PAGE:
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Math Help - hyperbola help!

  1. #1
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    hyperbola help!

    P(a\sec\theta, b\tan\theta) is a point on the hyperbola \frac{x^2}{a^2}-\frac{y^2}{b^2}=1. The ordinate at P and the tangent at P meet the asymptote at Q and R respectively. if the normal at P meets the x-axis at N prove that RQ and QN are perpendicular.

    The ordinate at P is its y-value.
    Asymptotes: y=\pm\frac{b}{a}x
    when y=b\tan\theta, x=\frac{a}{b}y=a\tan\theta
    Q(a\tan\theta,b\tan\theta)
    equation of tangent bx\sec\theta-ay\tan\theta=ab
    when y=\frac{b}{a}x
    bx(\sec\theta-\tan\theta)=ab
    x=\frac{a}{\sec\theta-\tan\theta}
    y=\frac{b}{a}(\frac{a}{\sec\theta-\tan\theta})=\frac{b}{\sec\theta-\tan\theta}
    R(\frac{a}{\sec\theta-\tan\theta},\frac{b}{\sec\theta-\tan\theta})
    equation of normal by\sec\theta+ax\tan\theta=(a^2+b^2)\tan\theta\sec\  theta
    when y=0, x=\frac{a^2+b^2}{a}\sec\theta
    N(\frac{a^2+b^2}{a}\sec\theta,0)

    gradient RQ =\frac{b}{a}
    gradient QN =\frac{b\tan\theta}{a\tan\theta-\frac{a^2+b^2}{a}\sec\theta}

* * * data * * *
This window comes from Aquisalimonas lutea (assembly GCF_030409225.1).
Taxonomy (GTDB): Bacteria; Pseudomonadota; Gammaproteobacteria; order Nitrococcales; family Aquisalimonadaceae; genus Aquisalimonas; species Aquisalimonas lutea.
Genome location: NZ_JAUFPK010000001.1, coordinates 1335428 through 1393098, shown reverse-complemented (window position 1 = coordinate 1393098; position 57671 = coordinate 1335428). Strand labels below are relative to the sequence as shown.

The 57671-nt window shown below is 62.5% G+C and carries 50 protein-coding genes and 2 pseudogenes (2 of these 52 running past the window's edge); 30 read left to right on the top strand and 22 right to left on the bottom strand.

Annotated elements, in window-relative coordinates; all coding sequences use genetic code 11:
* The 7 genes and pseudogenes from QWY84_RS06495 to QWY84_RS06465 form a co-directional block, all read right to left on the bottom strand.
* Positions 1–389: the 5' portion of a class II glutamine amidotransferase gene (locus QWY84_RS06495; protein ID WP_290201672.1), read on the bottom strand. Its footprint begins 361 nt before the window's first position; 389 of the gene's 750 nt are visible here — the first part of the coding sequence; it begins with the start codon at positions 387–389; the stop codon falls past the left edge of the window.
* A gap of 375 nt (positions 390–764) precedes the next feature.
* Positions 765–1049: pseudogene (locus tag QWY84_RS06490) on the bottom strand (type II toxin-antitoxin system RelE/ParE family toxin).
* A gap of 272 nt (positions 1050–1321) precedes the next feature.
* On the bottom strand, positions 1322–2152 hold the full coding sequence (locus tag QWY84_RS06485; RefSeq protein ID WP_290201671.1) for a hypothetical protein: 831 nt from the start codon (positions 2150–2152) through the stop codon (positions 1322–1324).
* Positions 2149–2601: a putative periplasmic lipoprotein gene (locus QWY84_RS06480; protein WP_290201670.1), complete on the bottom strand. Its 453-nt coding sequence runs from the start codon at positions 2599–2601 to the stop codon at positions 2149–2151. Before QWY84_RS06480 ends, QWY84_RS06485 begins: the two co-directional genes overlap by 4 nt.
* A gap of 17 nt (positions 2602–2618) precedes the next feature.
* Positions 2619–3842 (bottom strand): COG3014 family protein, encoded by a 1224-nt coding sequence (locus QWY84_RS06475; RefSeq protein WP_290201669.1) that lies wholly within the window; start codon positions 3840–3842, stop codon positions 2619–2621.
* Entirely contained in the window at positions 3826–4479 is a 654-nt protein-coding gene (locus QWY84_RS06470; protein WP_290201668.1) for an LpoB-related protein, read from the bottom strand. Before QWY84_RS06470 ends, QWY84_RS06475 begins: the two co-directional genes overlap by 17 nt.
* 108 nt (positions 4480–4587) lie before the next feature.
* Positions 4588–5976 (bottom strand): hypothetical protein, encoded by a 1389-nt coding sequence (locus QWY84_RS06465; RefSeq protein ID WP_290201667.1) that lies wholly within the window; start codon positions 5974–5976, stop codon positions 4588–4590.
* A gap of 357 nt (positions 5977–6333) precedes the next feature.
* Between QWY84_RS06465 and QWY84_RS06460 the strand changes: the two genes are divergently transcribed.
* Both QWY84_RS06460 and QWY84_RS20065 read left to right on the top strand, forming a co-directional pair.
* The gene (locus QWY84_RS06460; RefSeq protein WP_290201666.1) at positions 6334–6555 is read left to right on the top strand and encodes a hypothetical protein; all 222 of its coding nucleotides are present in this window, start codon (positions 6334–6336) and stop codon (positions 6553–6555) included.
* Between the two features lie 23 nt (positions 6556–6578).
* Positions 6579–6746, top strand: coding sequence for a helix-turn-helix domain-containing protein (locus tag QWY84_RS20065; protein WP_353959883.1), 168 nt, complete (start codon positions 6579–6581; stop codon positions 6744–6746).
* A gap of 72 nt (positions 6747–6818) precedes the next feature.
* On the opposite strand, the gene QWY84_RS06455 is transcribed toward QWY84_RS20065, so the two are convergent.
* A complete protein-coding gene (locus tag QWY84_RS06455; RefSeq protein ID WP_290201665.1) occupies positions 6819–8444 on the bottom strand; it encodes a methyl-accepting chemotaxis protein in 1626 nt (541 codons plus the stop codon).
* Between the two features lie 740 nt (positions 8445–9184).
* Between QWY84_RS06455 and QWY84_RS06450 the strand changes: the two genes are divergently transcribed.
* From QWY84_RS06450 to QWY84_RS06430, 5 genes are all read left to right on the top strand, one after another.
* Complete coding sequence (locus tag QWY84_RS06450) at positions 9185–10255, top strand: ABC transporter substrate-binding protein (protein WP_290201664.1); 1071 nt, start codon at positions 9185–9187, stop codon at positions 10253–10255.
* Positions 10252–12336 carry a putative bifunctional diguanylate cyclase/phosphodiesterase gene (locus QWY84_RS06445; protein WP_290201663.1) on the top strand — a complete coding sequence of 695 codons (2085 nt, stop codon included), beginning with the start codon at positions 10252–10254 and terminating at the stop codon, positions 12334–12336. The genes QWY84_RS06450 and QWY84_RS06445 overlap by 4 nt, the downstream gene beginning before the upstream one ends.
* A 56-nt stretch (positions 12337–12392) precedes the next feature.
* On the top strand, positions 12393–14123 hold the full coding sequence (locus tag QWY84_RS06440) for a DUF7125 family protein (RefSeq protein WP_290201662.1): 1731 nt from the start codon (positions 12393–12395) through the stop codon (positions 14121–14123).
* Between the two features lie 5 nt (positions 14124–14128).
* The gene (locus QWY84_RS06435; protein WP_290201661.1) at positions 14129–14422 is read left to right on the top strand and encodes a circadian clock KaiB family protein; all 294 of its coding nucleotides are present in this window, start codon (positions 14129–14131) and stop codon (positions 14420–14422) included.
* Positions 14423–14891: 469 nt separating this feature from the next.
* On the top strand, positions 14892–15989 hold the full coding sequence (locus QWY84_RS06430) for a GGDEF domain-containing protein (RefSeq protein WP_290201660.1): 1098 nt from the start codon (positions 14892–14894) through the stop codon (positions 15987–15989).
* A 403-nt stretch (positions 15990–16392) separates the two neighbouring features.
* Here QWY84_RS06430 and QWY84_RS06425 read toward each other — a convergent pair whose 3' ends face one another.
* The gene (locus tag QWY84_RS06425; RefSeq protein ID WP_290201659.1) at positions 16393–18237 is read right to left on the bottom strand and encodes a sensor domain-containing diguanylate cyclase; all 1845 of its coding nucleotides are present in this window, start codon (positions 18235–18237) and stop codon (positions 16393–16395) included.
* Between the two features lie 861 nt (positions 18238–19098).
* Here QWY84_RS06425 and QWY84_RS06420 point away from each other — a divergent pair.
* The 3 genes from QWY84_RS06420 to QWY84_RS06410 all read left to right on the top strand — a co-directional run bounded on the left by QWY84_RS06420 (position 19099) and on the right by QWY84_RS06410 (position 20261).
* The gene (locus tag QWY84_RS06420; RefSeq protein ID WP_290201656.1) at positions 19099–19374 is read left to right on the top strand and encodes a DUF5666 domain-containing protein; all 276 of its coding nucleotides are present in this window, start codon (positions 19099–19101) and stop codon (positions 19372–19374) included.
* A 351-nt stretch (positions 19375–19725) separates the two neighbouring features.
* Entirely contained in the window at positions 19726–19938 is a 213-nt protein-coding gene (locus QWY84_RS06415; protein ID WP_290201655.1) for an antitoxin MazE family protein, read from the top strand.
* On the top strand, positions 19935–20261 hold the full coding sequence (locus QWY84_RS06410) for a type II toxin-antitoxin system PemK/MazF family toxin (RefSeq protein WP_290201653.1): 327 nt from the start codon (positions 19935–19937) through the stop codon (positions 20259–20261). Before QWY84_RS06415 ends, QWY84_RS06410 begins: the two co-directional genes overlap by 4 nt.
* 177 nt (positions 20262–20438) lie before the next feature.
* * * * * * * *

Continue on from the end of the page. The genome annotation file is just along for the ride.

my problem is i can't get the product of the two gradients to be -1.
    thanks!
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  2. #2
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    You're good for \theta = \frac{\pi}{2}. Isn't that the point?
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  3. #3
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    In the problem, it is stated that the ordinate at P and the tangent at P meet the asymptote at Q and R respectively.
    I presume that the point Q lies on the asymptote y = bx/a, and R lies on the asymptote y = -bx/a.
    The x co-ordinate of Q is the same as the x co-ordinate of P. Only ordinate will change. So the slope of RQ is not equal to b/a.
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  4. #4
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    Quote Originally Posted by sa-ri-ga-ma View Post
    In the problem, it is stated that the ordinate at P and the tangent at P meet the asymptote at Q and R respectively.
    I presume that the point Q lies on the asymptote y = bx/a, and R lies on the asymptote y = -bx/a.
    The x co-ordinate of Q is the same as the x co-ordinate of P. Only ordinate will change. So the slope of RQ is not equal to b/a.
    If R intersects y=-\frac{b}{a}x, then R(\frac{a}{\sec\theta+\tan\theta},-\frac{b}{\sec\theta+\tan\theta}) which does not help.
    I got the gradient QR
    \frac{b(\sec^2\theta+\sec\theta)}{a(\sec^2\theta+\  sec\theta-2)}
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  5. #5
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    Your co-ordinates of Q are wrong.
    x co-ordinate of Q is a*secθ.
    Equation of asymptote is y = b/a*x
    So y co-ordinate of Q is b/a*a*secθ = b*secθ
    Q = ( a*secθ, b*secθ)
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